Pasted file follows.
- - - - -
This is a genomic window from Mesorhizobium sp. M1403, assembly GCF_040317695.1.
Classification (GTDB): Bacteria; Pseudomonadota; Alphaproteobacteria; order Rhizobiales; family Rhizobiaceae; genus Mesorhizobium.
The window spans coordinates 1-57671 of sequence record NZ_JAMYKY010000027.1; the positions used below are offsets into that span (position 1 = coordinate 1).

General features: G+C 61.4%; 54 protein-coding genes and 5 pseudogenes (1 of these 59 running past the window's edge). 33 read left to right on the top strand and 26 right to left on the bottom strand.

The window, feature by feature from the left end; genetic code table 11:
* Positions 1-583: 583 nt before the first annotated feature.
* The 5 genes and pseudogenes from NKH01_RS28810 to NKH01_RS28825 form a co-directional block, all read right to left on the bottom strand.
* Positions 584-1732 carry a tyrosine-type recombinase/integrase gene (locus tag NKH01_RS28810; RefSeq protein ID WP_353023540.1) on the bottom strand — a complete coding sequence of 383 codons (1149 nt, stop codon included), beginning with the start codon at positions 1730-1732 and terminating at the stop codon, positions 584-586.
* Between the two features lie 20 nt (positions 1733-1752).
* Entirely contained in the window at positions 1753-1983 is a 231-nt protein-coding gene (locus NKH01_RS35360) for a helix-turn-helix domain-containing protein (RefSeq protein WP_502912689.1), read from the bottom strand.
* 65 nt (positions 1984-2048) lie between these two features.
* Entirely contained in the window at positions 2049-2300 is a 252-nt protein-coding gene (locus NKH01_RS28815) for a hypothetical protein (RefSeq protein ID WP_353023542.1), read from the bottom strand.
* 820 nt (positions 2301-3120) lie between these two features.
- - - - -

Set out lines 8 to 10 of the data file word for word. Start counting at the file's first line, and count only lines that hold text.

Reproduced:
* Positions 584-1732 carry a tyrosine-type recombinase/integrase gene (locus tag NKH01_RS28810; RefSeq protein ID WP_353023540.1) on the bottom strand — a complete coding sequence of 383 codons (1149 nt, stop codon included), beginning with the start codon at positions 1730-1732 and terminating at the stop codon, positions 584-586.
* Between the two features lie 20 nt (positions 1733-1752).
* Entirely contained in the window at positions 1753-1983 is a 231-nt protein-coding gene (locus NKH01_RS35360) for a helix-turn-helix domain-containing protein (RefSeq protein WP_502912689.1), read from the bottom strand.